Twitching and speech impairment query

My husband has had parkinsons for about 4 years now - he is 73 and has also just been diagnosed with Parkinson Dementia (very early stage)-
I have noticed these past few months that he seems to be having trouble with his speech and when he is talking, he is twitching all the time. Is this normal for whichever stage of Parkinsons it is.
many thanks

Hello there, my first ever post! Could this be a meds side effect? I have been noticing this for a few months in my PWP and she said it’s caused by the meds rather than PD.

About October/November 2001 I took a single tablet of Domperidone an anti-emetic for vomiting due to migraine.
By February 2002 I was beginning to have trouble keeping my eyes open. My GP was writing “stress reaction” on my sick notes, In April he wrote to an eye clinic describing “repetitive blinking”. Then in May HE prescribed Sertraline. I took it for 13 days . I went baCK TO him after reading the small print on the Patient information Leaflet. It said, “A side effect of uncontrollable twitching is more likely if the patient is already experiencing symptoms.” . Told him now I can’t sleep so he gave me another drug- Amitriptyline - which I took for two days only. Then the muscles spasms began to spread on my face. The gp wrote to a neuroopthalmologist, “ Her eye twitching is symmetrical and almost continuous, and is causing her considerable distress. She walks around with her eyes mainly shut during the day, which has caused her to bump into lampposts and such.” In July 2002 the eye specialist diagnosed blepharospasm – a focal dystonia.

By October 2002, the first neurology report noted : “Her movements interfere with her speech… there were intermittent eye twitches and spasms, dystonic movements in her lower face and occasional protrusion of the tongue. Her head would frequently exhibit flexion jerks, while subtle choreo-athetoid movements could be detected in her hands and feet.”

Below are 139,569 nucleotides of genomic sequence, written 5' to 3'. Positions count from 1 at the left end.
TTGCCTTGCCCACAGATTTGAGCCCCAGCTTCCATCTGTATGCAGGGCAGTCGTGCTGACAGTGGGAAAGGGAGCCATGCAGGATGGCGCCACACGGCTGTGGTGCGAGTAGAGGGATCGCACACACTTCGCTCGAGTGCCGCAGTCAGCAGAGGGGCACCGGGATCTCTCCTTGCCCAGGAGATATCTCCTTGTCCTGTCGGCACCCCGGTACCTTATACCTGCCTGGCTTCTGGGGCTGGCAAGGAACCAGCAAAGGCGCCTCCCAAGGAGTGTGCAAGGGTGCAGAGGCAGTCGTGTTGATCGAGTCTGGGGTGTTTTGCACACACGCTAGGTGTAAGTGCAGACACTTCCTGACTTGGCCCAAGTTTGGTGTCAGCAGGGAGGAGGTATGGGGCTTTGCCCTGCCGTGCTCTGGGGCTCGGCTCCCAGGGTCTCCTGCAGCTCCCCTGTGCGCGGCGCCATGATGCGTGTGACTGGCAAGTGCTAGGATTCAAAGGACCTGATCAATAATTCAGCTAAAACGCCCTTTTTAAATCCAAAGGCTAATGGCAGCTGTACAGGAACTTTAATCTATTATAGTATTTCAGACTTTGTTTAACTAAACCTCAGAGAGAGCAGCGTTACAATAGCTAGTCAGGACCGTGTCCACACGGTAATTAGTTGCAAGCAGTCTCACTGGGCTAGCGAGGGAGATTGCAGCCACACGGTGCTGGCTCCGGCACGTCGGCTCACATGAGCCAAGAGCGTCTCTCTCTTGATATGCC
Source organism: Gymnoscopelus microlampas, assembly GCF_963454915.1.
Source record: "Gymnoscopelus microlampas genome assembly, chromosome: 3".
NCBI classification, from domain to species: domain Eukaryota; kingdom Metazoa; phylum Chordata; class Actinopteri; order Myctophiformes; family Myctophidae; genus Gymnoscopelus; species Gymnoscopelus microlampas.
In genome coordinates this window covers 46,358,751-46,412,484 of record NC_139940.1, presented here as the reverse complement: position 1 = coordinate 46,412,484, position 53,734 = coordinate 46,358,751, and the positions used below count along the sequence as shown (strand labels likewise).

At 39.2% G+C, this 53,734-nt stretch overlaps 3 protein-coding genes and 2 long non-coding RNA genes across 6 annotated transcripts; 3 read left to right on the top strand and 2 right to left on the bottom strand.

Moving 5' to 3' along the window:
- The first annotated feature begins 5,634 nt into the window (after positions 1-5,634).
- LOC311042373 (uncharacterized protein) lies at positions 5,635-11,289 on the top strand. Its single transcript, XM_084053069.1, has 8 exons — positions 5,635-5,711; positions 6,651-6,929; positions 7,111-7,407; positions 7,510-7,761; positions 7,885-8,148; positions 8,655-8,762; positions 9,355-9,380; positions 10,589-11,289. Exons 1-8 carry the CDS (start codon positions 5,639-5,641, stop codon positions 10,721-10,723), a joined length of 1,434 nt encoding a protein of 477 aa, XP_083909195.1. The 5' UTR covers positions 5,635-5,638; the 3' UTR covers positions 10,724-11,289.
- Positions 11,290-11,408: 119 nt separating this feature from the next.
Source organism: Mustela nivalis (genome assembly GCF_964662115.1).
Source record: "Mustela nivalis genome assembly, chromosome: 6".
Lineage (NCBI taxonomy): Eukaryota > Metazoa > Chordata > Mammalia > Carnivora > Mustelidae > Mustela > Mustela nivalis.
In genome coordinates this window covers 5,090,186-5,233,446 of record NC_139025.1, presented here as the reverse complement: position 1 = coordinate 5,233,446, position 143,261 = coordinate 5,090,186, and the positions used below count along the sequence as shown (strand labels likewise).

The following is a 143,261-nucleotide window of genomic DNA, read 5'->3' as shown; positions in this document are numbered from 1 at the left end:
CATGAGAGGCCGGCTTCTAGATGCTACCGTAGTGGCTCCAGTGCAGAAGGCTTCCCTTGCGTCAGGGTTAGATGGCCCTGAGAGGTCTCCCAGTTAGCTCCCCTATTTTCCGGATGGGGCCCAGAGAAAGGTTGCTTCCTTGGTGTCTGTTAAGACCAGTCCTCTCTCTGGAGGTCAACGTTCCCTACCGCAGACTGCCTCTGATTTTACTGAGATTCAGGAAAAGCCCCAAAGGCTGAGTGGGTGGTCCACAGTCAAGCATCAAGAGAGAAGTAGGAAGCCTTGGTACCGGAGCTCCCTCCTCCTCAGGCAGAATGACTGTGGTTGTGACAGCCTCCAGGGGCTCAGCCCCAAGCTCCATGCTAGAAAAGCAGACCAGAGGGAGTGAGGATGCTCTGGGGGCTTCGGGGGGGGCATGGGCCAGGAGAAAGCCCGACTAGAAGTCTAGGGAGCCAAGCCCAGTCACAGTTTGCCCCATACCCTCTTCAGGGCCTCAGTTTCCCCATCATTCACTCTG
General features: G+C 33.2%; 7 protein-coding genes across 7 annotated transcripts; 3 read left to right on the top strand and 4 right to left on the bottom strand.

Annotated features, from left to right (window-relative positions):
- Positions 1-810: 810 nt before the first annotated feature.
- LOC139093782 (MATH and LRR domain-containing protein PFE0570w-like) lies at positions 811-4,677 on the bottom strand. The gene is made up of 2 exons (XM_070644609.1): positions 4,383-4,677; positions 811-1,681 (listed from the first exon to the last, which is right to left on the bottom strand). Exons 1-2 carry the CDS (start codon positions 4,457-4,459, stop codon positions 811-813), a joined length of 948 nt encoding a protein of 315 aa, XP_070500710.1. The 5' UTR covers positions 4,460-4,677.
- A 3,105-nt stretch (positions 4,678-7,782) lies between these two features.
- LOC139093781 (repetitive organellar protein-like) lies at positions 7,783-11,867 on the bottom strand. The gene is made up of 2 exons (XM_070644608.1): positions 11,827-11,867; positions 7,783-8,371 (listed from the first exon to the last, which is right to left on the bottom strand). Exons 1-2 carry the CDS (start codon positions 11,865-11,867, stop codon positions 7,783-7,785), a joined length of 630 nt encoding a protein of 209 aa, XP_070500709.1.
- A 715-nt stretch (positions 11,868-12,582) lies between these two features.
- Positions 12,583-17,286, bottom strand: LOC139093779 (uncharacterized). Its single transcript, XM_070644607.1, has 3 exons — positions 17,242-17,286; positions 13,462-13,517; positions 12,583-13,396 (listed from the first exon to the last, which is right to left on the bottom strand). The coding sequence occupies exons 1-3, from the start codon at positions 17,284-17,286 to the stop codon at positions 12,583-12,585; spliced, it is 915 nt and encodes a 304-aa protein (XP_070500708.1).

You can look up the side effects of any drug you may have been given to see if it is known to caUSE MOvement disorders . You may find a DEScription of what is happening to your speech if you search on “dysarthria parkinson’s”

Domperidone-induced dystonia: a rare and troublesome complication Om Prakash Dhakal, M.Dhakal, and D.Bhandari BMJ Case Rep. 2014; 2014: bcr2013200282

On the fourth day of starting this treatment… his parents noticed that the child’s spech was slurred and he was making strange movements of his lips and tongue.
Extrapyramidal side effects such as dystonias, parkinsonism, akathisia and tardive dyskinesia which are side effects of dopamine antagonists, usually antipsychotic drugs, are very rare side effects of domperidone

The diagnosis of drug-induced dystonia is usually clinical and is made on the basis of history of intake of a drug known to cause this extrapyramidal symptom. So awareness of even rare side effects of a drug is important to make this diagnosis. Proper physical examination with good medical history especially of a drug or drugs taken by the patient in the near past and any history of similar side effects to drugs is essential. A negative family history of similar symptoms is also helpful to exclude primary dystonia. To establish the causal relationship between domperidone and dystonia we applied the Naranjo algorithm …

SINEMET 12.5mg/50mg Tablets Last updated on emc: 18 May 2021
Nervous system: loss of control over the voluntary movements of everyday life, muscle twitching

Sinemet Organon Pharma (UK) Limited Last updated on emc: 12 May 2021
This information is intended for use by health professionals: 4.8 Undesirable effects
The most common are dyskinesias including choreiform, dystonic and other involuntary movements and nausea. Muscle twitching and blepharospasm may be taken as early signs to consider dosage reduction.
Chapter 12 Drug-Induced Movement Disorders J.Wojcieszek (Iatrogenic Neurology J. Biller, Butterworth-Heinemann 1998)

Once symptomatic treatment with levodopa is initiated, patients often develop a variety of new abnormal movements (dyskinesias) that were not present in the untreated condition, such as choreoathetosis, dystonia, stereotyped movements, myoclonus, or akathisia. Nearly one-half of PD patients develop dyskinesias after 5 years of levodopa treatment.
Of the various levodopa-induced dyskinesias, chorea is the most common, often beginning as subtle truncal rocking, head nodding, facial grimacing. or worm-like movements of the hand or foot.

Wow - Appletree - a very interesting explanation - thank you - I will now go and check ALL of his meds especially the small print.